This fall, more than 700 freshmen are benefiting from a program designed to link English and reading courses with academic support services during their first year in college.
The Entering Scholars Program (ESP) focuses on providing academic support and fostering connections for students on campus. ESP classes stand out from other classes because they incorporate activities and support services such as in-class peer-tutoring and personalized classroom visits from counselors and campus staff. The goal of ESP is to target first-year students in English and reading courses and offer them a course curriculum comprised of study skills, educational planning, self-exploration, engagement and learning resources.
“Students who are integrated into their college environment develop a sense of belonging and motivation to continue working toward their academic goals,” said Kristine Nikkhoo, director of Basic Skills at Fullerton College. “ESP gives students a way to build a support network early on that will last the whole time they study at Fullerton College.”
Through a collaborative effort with funding support from the Basic Skills Initiative and Student Equity Initiative, the program has grown from six classes in 2010 to 28 classes this semester. The program started out with only basic skills courses, which are classes that focus on the foundation of English, reading, or math, and are not college-level transferable courses. During the past five years, it has grown from 300 students to about 1,400 students per year. After seeing noted success by its students, faculty and staff expanded the course offerings in 2014 to include 14 transfer-level courses in English and reading.
Between counselor visits, tutoring, and presentations from classified staff members known as Student Support Professionals (SSPs), freshmen become familiar with the multitude of resources available to them in the first few weeks of the semester. This enables them to build skills, gain confidence, and succeed during future semesters.
“Fostering student success in the freshman year is the most significant intervention an institution can make in the name of student persistence…The freshman’s most critical transition period occurs during the first two to six weeks,” writes Andi Levitz and Lee Noel in the scholarly article Connecting Students to Institutions: Keys to Retention and Success. ESP adopted these key fundamentals when establishing the components of the program.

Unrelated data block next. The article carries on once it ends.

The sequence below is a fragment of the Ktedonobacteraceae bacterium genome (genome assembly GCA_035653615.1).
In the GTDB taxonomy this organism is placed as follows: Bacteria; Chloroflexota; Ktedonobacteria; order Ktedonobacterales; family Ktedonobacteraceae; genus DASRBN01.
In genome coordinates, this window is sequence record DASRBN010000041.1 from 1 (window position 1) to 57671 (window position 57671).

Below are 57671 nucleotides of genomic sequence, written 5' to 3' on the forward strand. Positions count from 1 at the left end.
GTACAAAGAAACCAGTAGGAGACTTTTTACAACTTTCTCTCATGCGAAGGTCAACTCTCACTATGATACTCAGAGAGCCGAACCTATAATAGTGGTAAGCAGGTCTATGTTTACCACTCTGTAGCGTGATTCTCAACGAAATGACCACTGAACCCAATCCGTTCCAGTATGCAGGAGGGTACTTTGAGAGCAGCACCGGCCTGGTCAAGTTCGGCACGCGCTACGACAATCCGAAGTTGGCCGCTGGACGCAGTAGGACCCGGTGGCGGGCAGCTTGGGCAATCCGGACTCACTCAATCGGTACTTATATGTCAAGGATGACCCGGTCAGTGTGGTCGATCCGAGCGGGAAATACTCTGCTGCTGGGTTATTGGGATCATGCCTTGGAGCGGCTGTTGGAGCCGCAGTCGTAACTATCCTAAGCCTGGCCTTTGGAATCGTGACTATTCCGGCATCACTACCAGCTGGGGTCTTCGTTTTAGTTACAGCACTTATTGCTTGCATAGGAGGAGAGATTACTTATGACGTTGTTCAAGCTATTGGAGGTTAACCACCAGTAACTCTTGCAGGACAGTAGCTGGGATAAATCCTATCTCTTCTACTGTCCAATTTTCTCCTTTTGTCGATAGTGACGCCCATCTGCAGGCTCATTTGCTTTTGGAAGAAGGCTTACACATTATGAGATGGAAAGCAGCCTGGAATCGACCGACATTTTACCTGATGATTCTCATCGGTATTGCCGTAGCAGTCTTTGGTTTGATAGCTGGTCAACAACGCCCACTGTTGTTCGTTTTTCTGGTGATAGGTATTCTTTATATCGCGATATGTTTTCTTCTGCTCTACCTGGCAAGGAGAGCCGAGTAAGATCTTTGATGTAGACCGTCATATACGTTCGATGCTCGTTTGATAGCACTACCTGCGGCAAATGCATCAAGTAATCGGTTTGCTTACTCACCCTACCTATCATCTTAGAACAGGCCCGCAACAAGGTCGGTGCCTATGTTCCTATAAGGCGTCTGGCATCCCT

One unique feature of ESP is how classified staff members are integrated into the classroom. SSPs attend an ESP class four times during the semester to discuss relevant topics provided by the program and to serve as a campus liaison to students. At least two presentations are made during the first four weeks of the semester, which is a critical time for new students. During the second visit, which usually occurs during the fourth week, the SSP gives a campus resource presentation and provides a 30-minute informational activity to help the students in class become familiar with resources on campus. In addition, they invite students to visit their offices and spend time with the students outside of class to answer questions, provide support, or simply be a friendly face on campus. This helps accomplish the program’s goal of increasing student familiarity with and access to academic support services on campus.
“We’re helping to build our campus community,” Nikkhoo said.
Counselors and tutors play another critical role in the program. Counselor visits to ESP classes are intended to help students understand the importance of developing their educational plans and goals, while peer-tutors provide academic support inside and outside of class.
“Faculty and tutors support students by addressing the affective domain – helping students develop life skills and strategies such as having a growth mindset and practicing mindfulness and persistence,” Nikkhoo added. According to Nikkhoo, embedded peer-tutors have a great potential to positively impact student success in the program. Their role is to assist the instructor with presentations and activities, model what an effective student looks like in the classroom, and provide extra support for students as it relates to course content and the affective domain.
Additionally, faculty members incorporate basic skills pedagogy into their curriculum with lessons on note taking, time management, test preparation, stress management, and metacognitive reflection. As a result, students are better equipped to be successful in all of their classes.
It’s a program that is certainly benefiting students in the long run. Recent progression data indicates ESP students have a 12.2 percent higher success rate than the average student in a transfer-level English class after completing an ESP course. In addition, students exiting the program develop confidence in their study skills, and are better equipped to handle stress, or at least know who to turn to for help through the connections and academic support they’ve experienced in the program.
This fall, students were quick to enroll in all 28 course sections. ESP courses are noted in the class schedule each semester and students can enroll in an ESP course during the registration process.
For more information on the Entering Scholars Program visit http://basicskills.fullcoll.edu/esp.htm or call (714) 992-7170.